by Max Sparber in

As any skilled zombie hunter will tell you, the first and hardest task is to identify the zombie. They all seem approximately similar, or at least they do now, ever since George Romero lensed “Night of the Living Dead” in 1968. All have sallow skin, lurch when they move, crave human flesh, and are dispatched by a coup de grace that destroys the brain.

But, aside from the visual spectacle of postmortem cannibalism and spontaneous head trauma, these details are the least important things about zombies. One must, instead, determine if this is the sort of zombie that precipitates a social collapse, wherein men are more dangerous than monsters, as with all of Romero’s films and “28 Days Later.” Or perhaps the zombie is a disease vector, as in “World War Z.” Are they symbols of mindless consumerism, as in “Dawn of the Dead”? Are they just a purposeless version of us, as in “Warm Bodies”?

Zombies are powerful monsters, but they are especially useful metaphors.

This question is a particularly hard one when addressing the zombies of “The Walking Dead,” because they are alarmingly protean. They are whatever the story needs them to be when it needs them to be that. Sometimes the world teems with them, and sometimes only one or two appear per episode, when the apocalypse seems almost as an afterthought. Sometimes they quickly overpower even a large crowd, sometimes a single person can fight off an entire zombie horde.

But, then, this is a show that doesn’t seem to have much interest in zombies. Last season the show introduced a fellow who somehow had been press-ganged by circumstances into acting as a scientist, Milton. He ran a few rudimentary tests, learned nothing, and then turned into a zombie, which didn’t help his experiments. There is a character this season, Eugene, who claims to know the cause of the outbreak, but he hasn’t been forthcoming, instead ambling about like a southern-fried version of Rain Man. We haven’t learned much about the undead, except that they are attracted to sound and fire, and that it is possible to hide yourself from them by covering yourself with their entrails, or by using mutilated and jawless zombies as camouflage. These facts are made us of or ignored, depending on how much jeopardy the plot demands of its characters.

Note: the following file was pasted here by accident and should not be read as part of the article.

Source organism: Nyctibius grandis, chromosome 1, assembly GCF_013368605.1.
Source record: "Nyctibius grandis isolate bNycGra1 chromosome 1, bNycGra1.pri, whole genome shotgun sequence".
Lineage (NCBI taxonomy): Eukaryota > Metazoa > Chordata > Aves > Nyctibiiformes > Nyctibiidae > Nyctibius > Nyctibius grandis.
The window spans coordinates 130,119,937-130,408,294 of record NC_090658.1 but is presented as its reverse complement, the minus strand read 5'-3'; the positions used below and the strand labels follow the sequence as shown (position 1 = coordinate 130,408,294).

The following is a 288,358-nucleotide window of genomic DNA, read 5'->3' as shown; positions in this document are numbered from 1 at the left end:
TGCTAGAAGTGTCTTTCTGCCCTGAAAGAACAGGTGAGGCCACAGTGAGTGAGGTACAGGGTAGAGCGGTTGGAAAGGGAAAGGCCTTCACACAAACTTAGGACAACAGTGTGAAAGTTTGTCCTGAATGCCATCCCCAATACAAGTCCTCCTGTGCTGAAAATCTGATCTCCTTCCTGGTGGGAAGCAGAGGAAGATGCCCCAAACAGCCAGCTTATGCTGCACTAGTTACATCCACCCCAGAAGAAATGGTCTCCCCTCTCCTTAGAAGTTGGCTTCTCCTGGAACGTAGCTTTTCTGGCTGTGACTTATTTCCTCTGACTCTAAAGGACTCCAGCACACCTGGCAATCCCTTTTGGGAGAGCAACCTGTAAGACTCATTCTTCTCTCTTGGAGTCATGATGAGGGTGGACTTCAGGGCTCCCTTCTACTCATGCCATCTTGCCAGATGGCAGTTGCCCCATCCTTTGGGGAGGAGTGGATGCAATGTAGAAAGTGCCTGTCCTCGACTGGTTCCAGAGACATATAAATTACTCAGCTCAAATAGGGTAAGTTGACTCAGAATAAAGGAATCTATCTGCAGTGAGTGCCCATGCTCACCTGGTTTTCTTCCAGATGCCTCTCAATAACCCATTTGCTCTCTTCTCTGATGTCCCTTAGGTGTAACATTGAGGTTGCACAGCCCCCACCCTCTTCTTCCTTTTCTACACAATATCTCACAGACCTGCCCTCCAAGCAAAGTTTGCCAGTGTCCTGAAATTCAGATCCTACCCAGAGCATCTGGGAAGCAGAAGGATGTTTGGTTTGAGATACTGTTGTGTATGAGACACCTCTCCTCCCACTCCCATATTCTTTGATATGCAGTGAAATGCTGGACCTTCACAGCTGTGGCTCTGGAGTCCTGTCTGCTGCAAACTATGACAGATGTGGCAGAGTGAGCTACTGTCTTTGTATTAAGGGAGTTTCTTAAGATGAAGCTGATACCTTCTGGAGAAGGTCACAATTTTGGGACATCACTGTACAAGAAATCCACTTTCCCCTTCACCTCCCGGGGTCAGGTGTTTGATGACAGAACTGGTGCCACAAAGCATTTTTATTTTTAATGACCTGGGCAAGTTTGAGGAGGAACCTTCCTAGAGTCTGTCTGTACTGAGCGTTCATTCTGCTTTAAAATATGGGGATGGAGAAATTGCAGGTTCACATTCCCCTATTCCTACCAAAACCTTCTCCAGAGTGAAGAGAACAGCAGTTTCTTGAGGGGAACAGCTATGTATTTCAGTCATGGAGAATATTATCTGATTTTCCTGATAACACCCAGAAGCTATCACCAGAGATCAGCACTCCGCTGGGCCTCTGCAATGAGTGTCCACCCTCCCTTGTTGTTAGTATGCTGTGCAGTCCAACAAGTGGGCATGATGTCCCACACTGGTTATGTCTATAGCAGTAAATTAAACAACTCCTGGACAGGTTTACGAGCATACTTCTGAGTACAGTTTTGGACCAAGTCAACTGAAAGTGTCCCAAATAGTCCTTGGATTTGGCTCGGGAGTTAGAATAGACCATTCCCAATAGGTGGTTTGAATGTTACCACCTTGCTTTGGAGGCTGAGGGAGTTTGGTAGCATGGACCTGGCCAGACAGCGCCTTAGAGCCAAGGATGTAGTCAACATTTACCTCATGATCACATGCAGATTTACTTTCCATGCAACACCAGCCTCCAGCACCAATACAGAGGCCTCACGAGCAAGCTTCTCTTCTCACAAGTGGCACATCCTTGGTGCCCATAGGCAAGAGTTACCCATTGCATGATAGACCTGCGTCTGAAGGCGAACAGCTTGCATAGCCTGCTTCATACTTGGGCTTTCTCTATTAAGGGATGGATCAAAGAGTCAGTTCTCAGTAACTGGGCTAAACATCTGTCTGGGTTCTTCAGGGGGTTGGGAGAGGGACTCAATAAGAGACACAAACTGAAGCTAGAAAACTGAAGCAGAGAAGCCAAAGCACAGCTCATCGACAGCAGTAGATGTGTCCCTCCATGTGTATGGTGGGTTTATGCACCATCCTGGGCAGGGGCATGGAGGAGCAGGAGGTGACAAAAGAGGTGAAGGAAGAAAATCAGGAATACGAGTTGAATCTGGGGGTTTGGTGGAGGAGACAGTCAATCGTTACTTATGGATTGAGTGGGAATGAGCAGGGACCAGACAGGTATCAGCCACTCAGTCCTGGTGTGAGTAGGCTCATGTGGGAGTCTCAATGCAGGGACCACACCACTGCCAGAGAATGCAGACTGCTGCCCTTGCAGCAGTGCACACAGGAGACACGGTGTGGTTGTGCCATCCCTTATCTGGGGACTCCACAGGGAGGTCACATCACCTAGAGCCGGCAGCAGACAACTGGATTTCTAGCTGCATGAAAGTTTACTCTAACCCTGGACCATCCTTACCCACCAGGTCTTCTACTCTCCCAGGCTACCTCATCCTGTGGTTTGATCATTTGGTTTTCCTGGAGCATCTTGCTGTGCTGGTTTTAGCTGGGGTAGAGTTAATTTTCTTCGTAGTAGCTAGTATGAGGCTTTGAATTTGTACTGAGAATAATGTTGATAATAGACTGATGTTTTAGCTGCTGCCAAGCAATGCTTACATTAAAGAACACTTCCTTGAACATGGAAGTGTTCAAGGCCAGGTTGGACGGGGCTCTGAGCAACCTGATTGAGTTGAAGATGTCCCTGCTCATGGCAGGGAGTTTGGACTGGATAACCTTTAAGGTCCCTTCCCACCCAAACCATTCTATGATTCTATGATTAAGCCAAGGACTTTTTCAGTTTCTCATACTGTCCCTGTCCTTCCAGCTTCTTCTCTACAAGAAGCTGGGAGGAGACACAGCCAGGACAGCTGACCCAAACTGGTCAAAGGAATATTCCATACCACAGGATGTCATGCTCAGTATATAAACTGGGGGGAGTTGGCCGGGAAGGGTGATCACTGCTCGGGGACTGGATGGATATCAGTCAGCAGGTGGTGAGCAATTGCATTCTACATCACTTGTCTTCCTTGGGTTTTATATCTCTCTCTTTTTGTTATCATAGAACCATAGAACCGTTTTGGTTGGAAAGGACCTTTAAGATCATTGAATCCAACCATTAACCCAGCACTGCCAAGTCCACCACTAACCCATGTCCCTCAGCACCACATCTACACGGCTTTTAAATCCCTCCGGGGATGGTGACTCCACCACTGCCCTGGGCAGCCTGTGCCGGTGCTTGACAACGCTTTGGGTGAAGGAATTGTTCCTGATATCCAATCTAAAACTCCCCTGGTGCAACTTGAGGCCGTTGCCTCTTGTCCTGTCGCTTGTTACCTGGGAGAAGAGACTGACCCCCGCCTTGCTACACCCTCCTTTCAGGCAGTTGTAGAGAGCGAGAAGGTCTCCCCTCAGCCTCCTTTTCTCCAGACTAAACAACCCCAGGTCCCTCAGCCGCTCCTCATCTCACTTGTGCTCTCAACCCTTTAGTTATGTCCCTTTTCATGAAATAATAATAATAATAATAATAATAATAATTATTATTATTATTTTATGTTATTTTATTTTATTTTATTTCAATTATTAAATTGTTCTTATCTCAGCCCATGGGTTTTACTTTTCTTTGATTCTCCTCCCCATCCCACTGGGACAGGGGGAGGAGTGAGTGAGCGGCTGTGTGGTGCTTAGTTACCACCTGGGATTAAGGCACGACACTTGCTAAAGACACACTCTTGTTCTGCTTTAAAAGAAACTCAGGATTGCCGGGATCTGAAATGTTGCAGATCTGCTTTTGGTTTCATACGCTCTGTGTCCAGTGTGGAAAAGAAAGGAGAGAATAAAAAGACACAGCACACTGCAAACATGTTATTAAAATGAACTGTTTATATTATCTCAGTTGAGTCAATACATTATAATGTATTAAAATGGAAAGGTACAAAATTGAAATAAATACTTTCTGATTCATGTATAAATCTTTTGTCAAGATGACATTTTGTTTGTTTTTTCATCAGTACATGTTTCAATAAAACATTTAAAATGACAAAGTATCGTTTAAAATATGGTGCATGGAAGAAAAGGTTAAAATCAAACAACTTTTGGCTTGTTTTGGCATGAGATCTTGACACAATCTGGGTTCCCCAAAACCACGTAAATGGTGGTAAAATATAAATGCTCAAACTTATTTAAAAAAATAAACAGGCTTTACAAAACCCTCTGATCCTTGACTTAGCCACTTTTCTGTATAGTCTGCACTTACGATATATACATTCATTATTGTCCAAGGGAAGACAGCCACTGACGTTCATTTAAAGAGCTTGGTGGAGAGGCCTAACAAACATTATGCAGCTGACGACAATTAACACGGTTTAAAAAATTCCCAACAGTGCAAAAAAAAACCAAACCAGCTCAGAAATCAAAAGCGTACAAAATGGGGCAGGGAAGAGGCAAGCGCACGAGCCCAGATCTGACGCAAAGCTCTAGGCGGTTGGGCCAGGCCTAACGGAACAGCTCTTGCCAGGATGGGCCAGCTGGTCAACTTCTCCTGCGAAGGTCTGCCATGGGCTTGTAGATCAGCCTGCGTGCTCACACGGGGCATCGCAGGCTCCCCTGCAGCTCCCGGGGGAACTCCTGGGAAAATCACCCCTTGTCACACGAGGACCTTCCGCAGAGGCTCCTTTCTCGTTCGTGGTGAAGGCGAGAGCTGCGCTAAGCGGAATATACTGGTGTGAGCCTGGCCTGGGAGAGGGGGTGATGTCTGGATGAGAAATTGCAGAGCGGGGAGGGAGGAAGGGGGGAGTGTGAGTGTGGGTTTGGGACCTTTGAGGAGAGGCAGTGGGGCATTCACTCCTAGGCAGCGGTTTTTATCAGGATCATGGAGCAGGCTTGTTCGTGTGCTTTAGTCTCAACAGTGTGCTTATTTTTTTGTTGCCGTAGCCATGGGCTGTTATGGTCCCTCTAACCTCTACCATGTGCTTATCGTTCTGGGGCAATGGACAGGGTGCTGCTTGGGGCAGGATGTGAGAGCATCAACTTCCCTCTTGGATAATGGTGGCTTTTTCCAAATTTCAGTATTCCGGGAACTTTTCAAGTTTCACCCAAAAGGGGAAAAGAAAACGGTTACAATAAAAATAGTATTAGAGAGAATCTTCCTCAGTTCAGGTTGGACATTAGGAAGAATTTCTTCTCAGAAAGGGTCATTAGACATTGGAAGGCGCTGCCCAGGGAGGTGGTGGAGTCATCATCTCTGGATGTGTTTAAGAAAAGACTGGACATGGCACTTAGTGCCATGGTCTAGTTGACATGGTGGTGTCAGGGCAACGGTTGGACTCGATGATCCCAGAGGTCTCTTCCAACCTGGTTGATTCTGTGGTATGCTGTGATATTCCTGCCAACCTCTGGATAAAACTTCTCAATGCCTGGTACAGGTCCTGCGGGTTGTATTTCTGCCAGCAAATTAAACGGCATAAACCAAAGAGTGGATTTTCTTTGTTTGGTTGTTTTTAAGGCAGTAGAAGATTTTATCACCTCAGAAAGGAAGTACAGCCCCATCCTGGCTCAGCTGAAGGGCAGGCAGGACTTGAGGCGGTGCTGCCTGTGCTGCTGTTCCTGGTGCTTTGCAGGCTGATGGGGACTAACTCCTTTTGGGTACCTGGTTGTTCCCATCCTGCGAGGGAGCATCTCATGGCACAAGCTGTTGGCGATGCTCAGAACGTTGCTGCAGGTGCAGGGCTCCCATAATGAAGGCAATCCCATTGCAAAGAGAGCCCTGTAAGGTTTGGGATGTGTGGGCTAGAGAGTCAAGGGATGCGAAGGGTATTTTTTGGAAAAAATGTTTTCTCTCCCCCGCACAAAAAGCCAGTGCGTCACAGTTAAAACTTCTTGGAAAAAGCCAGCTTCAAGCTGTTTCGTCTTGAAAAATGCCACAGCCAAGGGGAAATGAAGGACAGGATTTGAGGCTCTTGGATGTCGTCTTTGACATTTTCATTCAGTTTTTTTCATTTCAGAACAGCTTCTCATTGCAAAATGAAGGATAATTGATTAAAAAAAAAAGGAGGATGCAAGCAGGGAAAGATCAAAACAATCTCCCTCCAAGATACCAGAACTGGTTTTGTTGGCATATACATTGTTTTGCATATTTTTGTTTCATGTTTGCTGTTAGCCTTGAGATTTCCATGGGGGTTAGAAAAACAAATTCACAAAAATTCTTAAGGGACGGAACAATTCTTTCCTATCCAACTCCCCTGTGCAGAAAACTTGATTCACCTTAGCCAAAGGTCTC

In “The Walking Dead,” zombies are machines of story momentum, and little else. They are not metaphor. They are a writing aid. And this isn’t much of a surprise, as this is a show that is strangely bereft of metaphor. It is as though the first casualty of the apocalypse is subtext. Characters say precisely what they are thinking at the moment it occurs to them, and they even vocalize the theme of each episode, as though defending a college thesis rather than fighting for survival in what author Carrie Ryan dubbed a "forest of hands and teeth."

But so be it. In my experience, if a piece of art seems disinterested in something, it is because it is more interested in something else. And this is a show that has taken extraordinary efforts to chart the development of its characters, especially in the past season, which has been showrun by Scott Gimple. Under his watch, “The Walking Dead” has enjoyed some especially fine writing, subtext or no. It’s become a lot less talky and progressed at a breakneck pace, occasionally taking unexpected detours.

And the worldbuilding is growing sharper. Even though the show is not interested in zombies, it is interested in people, and it is especially interested in the tactics people use to survive, the moral compromises that result from those tactics, and, especially in this past half season, how people live with those compromises and what it turns them into.

In fact, the past half season has been like the longest, strangest band photo ever made. Everybody dresses in grungy outfits, looking like one sort of 60s musical combo or another. There was Maggie and her crew, in ponchos and thrift-shop jeans, looking like an acid rock band. There was Daryl and a group of murderous rednecks called “The Claimers,” who not only looked like an outlaw country band (the leader even had a Day of the Dead cowboy shirt!), but had the name of one. And there was the paramilitary outfit that Glenn joined, which, honestly, looked like every single cover band in every dive bar I have ever been to.

They all posed by railroad tracks, which is what bands do, and looked soulful, which is what bands do, and killed zombies, which is what bands do, or at least what the band Guitar Wolf does. And they spent the season singing their songs, and they were songs of regret, of missing someone who is away, of the pleasures of alcohol, of forging simple rules to help you get by, and then of breaking those rules. It was a great album, even if it was necessarily a compilation album.

The season seemed as though it was preparing to end on an unexpectedly ambiguous note, with the characters reunited but trapped in a dire circumstance, expertly manipulated into becoming the prey of an gang of Conor Oberst lookalikes.. But then, with the last line of dialogue, it turned hopeful. And it was justified.

Because as bleak as things may have been at the moment, at least it got the band back together.

Max Sparber

Max Sparber is a historian, playwright, and critic. Follow him on Twitter or email him with your arts events at maxsparber@gmail.com.